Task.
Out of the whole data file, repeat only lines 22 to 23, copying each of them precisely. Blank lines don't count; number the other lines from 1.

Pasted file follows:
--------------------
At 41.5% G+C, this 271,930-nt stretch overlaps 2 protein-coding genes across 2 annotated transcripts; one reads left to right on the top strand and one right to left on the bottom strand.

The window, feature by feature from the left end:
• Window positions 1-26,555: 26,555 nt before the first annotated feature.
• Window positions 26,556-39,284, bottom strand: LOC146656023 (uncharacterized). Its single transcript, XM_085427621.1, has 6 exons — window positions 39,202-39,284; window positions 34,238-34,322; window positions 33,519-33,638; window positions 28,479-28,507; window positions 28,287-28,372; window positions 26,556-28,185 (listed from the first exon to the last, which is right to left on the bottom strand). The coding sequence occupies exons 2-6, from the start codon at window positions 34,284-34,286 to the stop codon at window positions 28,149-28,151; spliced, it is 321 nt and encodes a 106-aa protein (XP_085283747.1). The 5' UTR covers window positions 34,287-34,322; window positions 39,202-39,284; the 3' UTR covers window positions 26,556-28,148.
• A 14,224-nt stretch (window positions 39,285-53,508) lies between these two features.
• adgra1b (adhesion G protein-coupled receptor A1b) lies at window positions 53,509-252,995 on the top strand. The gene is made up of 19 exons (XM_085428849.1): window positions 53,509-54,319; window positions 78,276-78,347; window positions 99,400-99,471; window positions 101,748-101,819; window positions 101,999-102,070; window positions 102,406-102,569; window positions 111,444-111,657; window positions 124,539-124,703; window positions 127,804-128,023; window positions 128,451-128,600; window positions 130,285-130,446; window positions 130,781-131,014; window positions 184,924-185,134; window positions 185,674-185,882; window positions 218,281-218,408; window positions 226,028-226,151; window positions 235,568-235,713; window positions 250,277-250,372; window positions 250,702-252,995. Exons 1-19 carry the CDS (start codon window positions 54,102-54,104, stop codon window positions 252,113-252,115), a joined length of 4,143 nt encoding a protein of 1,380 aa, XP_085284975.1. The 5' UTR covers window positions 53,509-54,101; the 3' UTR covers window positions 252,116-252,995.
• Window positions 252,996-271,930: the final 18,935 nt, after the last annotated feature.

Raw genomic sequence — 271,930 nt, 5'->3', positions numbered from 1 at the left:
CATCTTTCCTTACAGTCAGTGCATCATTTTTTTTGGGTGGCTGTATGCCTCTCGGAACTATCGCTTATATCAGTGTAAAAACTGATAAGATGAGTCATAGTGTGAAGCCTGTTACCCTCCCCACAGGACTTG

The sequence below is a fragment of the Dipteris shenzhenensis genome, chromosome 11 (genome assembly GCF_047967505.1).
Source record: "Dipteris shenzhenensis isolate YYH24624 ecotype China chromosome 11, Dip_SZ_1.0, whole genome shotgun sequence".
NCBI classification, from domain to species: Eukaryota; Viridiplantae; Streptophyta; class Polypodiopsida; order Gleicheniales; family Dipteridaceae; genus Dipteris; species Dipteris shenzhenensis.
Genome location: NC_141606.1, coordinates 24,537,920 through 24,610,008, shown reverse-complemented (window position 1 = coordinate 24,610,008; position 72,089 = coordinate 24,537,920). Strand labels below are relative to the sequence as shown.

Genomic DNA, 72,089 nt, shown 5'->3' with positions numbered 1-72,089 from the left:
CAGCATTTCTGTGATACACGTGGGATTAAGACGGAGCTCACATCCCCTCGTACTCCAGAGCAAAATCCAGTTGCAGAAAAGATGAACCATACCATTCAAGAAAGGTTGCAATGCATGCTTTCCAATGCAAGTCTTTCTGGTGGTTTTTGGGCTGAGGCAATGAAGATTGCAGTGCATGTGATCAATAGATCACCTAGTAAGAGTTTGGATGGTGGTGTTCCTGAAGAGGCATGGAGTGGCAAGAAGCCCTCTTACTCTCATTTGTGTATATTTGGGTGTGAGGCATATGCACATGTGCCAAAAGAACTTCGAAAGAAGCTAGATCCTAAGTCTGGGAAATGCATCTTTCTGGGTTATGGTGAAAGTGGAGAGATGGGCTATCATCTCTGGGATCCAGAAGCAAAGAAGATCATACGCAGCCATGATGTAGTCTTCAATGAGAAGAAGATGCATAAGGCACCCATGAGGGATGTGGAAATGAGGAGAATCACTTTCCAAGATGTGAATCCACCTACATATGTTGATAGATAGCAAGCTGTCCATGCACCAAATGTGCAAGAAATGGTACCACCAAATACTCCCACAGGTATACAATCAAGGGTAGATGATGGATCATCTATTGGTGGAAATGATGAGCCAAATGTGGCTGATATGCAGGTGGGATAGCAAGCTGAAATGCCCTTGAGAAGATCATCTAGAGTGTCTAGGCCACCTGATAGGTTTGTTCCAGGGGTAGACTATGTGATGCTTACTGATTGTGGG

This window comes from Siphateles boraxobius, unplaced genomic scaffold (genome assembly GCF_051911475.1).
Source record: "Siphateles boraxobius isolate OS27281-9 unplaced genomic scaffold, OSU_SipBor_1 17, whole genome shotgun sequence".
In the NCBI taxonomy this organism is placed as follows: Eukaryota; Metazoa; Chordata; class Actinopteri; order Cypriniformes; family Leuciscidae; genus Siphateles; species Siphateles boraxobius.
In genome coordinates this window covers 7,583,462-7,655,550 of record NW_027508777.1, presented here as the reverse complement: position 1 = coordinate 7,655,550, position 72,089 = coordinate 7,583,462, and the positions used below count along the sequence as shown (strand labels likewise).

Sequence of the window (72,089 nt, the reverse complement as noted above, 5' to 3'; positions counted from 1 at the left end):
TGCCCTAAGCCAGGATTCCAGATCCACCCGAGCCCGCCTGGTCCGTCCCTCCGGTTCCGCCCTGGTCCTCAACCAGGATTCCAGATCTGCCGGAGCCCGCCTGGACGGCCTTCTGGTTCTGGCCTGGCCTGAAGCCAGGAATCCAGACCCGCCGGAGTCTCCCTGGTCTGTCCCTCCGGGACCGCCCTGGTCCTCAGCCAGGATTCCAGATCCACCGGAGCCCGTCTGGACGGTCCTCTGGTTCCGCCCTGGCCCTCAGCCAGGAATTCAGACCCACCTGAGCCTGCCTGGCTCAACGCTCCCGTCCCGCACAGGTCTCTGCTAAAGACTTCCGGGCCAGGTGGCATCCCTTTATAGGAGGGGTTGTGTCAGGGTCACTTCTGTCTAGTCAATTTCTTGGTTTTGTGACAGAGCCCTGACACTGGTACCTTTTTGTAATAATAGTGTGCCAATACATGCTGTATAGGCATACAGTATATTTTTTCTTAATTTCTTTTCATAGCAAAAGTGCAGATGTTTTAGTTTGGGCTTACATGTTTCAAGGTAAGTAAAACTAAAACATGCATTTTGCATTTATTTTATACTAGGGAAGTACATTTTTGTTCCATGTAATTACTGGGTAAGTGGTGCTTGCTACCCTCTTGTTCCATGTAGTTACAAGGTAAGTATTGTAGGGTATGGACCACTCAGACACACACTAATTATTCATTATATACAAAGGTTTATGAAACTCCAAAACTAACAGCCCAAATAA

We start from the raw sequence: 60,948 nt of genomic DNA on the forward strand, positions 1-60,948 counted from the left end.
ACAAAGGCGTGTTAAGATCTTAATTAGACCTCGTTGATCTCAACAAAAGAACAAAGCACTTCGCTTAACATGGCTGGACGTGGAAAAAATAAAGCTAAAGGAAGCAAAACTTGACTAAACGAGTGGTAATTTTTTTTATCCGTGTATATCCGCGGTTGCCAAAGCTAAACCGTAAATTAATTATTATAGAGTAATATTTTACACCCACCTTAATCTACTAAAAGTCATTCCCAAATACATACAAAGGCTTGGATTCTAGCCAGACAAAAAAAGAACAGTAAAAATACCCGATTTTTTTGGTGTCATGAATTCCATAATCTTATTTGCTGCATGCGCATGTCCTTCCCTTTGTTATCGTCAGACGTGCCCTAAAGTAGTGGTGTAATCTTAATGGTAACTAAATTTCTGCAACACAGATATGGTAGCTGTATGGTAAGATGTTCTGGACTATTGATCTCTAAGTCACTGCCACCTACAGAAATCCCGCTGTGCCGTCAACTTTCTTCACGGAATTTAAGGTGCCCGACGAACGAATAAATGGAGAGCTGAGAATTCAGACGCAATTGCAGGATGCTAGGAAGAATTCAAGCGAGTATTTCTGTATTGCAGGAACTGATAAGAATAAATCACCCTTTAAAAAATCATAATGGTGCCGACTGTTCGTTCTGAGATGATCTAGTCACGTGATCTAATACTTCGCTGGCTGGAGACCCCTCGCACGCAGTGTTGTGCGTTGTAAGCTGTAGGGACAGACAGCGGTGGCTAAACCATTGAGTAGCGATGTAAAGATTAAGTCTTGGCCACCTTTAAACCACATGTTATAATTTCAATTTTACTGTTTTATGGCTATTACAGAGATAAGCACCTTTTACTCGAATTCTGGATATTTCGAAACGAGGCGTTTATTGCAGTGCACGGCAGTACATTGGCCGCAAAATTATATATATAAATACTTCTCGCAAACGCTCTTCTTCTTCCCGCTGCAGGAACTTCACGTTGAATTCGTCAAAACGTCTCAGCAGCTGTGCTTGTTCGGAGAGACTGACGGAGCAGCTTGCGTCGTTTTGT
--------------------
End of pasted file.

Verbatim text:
We start from the raw sequence: 60,948 nt of genomic DNA on the forward strand, positions 1-60,948 counted from the left end.
ACAAAGGCGTGTTAAGATCTTAATTAGACCTCGTTGATCTCAACAAAAGAACAAAGCACTTCGCTTAACATGGCTGGACGTGGAAAAAATAAAGCTAAAGGAAGCAAAACTTGACTAAACGAGTGGTAATTTTTTTTATCCGTGTATATCCGCGGTTGCCAAAGCTAAACCGTAAATTAATTATTATAGAGTAATATTTTACACCCACCTTAATCTACTAAAAGTCATTCCCAAATACATACAAAGGCTTGGATTCTAGCCAGACAAAAAAAGAACAGTAAAAATACCCGATTTTTTTGGTGTCATGAATTCCATAATCTTATTTGCTGCATGCGCATGTCCTTCCCTTTGTTATCGTCAGACGTGCCCTAAAGTAGTGGTGTAATCTTAATGGTAACTAAATTTCTGCAACACAGATATGGTAGCTGTATGGTAAGATGTTCTGGACTATTGATCTCTAAGTCACTGCCACCTACAGAAATCCCGCTGTGCCGTCAACTTTCTTCACGGAATTTAAGGTGCCCGACGAACGAATAAATGGAGAGCTGAGAATTCAGACGCAATTGCAGGATGCTAGGAAGAATTCAAGCGAGTATTTCTGTATTGCAGGAACTGATAAGAATAAATCACCCTTTAAAAAATCATAATGGTGCCGACTGTTCGTTCTGAGATGATCTAGTCACGTGATCTAATACTTCGCTGGCTGGAGACCCCTCGCACGCAGTGTTGTGCGTTGTAAGCTGTAGGGACAGACAGCGGTGGCTAAACCATTGAGTAGCGATGTAAAGATTAAGTCTTGGCCACCTTTAAACCACATGTTATAATTTCAATTTTACTGTTTTATGGCTATTACAGAGATAAGCACCTTTTACTCGAATTCTGGATATTTCGAAACGAGGCGTTTATTGCAGTGCACGGCAGTACATTGGCCGCAAAATTATATATATAAATACTTCTCGCAAACGCTCTTCTTCTTCCCGCTGCAGGAACTTCACGTTGAATTCGTCAAAACGTCTCAGCAGCTGTGCTTGTTCGGAGAGACTGACGGAGCAGCTTGCGTCGTTTTGT